Among the many unusual characteristics of the User Experience (UX) industry, is its willingness to share knowledge. In other disciplines, what might be considered your competitive advantage and protectively guarded, is freely (often for free) given away. As most practitioners would admit, a significant proportion of our understanding of the field and how we keep up with contemporary practices, come from the exchange of ideas at the many and various UX events.
Another notable trait is the understated style of networking, engendered by the relaxed and friendly atmosphere at these occasions. The connections we make at UX events result in us having friends and colleagues to consult with, when presented with a new design challenge. A UX practitioner’s role can have a wide-reaching remit, so it’s customary (and considered by many to be good practice) for us to get advice from our peers from time to time (without breaking any NDAs of course!).
These two aspects, along with a desire to contribute to the UX community, encouraged me to get involved with organising some UX events here in Brighton. About a month ago I put on Brighton’s first UX Camp with a fellow UX designer Gavin Wye. The one-day ‘unconference’ was held at Cogapp’s spacious design studio on Saturday 1st October 2011.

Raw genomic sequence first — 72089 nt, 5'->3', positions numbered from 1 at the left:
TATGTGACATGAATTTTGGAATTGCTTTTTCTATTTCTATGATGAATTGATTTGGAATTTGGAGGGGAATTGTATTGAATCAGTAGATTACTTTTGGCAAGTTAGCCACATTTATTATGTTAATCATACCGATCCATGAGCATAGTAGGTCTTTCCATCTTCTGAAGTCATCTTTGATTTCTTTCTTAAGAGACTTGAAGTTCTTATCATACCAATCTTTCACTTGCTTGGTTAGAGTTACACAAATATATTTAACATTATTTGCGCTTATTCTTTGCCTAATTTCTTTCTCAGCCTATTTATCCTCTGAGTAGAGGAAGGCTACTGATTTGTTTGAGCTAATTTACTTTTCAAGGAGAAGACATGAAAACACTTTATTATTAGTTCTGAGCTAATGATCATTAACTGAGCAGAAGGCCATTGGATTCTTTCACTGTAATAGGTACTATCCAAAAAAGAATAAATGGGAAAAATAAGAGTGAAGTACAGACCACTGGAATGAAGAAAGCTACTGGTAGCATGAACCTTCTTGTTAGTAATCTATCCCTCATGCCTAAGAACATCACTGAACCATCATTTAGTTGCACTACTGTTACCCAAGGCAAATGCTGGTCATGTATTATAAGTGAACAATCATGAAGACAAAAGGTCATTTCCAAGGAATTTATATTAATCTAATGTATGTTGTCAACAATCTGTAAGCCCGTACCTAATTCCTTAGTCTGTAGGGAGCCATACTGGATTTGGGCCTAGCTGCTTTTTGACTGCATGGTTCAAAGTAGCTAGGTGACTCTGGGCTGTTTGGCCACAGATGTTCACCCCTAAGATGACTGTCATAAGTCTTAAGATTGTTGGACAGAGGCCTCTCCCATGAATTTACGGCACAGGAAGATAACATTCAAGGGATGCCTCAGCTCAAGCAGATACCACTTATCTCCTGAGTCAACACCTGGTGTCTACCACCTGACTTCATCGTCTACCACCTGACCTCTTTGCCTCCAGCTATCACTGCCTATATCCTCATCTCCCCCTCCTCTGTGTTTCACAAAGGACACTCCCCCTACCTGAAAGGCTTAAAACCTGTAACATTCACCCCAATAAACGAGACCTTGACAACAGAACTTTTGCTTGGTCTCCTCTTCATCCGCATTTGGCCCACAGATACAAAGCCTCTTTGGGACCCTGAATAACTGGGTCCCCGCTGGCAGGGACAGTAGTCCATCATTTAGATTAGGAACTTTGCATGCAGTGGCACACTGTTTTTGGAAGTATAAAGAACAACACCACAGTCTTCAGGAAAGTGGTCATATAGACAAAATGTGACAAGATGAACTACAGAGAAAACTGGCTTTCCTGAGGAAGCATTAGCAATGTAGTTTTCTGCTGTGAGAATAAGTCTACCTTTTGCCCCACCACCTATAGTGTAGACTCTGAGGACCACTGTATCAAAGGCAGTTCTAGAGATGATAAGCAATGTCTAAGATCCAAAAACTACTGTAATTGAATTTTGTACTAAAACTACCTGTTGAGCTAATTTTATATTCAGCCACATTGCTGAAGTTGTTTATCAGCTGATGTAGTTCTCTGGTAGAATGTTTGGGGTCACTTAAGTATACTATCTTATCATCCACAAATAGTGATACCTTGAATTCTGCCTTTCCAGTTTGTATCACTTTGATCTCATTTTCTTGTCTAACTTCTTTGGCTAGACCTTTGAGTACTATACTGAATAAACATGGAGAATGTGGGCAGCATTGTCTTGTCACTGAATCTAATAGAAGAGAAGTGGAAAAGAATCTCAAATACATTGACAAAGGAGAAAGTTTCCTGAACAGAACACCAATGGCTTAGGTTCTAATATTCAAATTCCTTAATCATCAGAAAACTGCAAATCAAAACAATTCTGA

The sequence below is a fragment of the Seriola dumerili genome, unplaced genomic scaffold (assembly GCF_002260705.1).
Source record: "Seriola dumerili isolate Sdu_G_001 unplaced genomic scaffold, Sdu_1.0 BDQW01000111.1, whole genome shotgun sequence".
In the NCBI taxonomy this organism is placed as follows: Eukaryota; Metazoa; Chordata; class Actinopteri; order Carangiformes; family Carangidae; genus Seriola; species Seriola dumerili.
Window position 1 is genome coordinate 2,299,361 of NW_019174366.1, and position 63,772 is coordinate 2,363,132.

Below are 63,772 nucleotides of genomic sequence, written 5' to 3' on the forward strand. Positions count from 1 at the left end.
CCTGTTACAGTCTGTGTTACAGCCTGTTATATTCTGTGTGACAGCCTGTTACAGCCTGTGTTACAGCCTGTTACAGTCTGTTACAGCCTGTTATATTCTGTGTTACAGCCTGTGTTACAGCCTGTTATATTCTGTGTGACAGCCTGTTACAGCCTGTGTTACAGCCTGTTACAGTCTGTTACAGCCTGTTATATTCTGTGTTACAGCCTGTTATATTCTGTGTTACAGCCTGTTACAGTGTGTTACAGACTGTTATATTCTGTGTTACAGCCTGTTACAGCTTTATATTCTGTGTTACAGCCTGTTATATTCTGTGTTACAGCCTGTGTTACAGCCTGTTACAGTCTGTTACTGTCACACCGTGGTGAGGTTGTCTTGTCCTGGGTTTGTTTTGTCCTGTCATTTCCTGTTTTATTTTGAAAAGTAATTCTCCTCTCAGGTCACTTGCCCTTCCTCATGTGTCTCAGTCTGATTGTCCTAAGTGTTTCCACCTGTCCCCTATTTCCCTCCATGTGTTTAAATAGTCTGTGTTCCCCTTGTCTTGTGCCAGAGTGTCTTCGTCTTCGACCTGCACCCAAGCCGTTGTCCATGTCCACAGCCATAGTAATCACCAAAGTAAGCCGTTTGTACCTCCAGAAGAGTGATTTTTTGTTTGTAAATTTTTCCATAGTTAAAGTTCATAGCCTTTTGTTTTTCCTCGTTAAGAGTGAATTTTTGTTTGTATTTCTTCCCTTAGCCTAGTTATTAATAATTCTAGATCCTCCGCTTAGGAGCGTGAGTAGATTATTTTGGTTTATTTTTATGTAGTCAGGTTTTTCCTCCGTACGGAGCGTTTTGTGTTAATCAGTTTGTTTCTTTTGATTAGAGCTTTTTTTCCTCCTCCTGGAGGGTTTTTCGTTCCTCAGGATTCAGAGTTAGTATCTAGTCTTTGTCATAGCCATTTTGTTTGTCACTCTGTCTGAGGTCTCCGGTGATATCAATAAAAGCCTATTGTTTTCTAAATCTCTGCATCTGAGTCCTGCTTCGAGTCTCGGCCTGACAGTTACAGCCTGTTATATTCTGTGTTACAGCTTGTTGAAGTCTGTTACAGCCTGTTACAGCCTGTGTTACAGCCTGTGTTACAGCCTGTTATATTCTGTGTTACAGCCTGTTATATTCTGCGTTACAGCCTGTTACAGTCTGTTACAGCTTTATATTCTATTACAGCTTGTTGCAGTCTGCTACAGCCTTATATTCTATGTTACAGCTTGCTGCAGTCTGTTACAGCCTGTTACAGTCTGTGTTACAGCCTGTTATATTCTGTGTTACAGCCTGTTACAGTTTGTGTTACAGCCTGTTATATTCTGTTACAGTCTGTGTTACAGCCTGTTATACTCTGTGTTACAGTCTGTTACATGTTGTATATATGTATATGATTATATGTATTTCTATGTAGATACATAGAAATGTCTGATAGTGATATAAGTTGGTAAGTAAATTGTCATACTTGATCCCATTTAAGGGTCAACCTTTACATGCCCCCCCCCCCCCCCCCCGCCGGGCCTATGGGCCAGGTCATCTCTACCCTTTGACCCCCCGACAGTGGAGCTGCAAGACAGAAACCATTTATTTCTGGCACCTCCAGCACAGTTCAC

There are no spectators at a UX Camp, as everyone is both an attendee and a participant. As well as learning from our contemporaries and taking part in discussions, each attendee is expected to conduct a session. This provides some useful practice in an important part of a UX designer’s job, giving presentations and running workshops. For more details, please have a look at the range of presentations and blogs about the day listed on the UX Camp Brighton website.
I am also involved with arranging the upcoming Design Jam Brighton on the 5th of November 2011, also to be held at Cogapp. Like the UX Camp, it is the first event of its kind to be put on in our city. Co-organised with UX luminaries Gavin Wye, Alison Austin, Danny Hope and Cennydd Bowles, we are expecting an exciting day of hands-on designing, experimenting, learning, sharing and fun.
Attendees are separated into small teams and given a one-day design challenge, which will only be revealed in the morning. Participants will to get a chance to try-out unfamiliar techniques and to design without the usual constraints. They will share and learn with their fellow teammates and be guided by some specially selected mentors. For more information on Design Jams, have a look at the Design Jam website.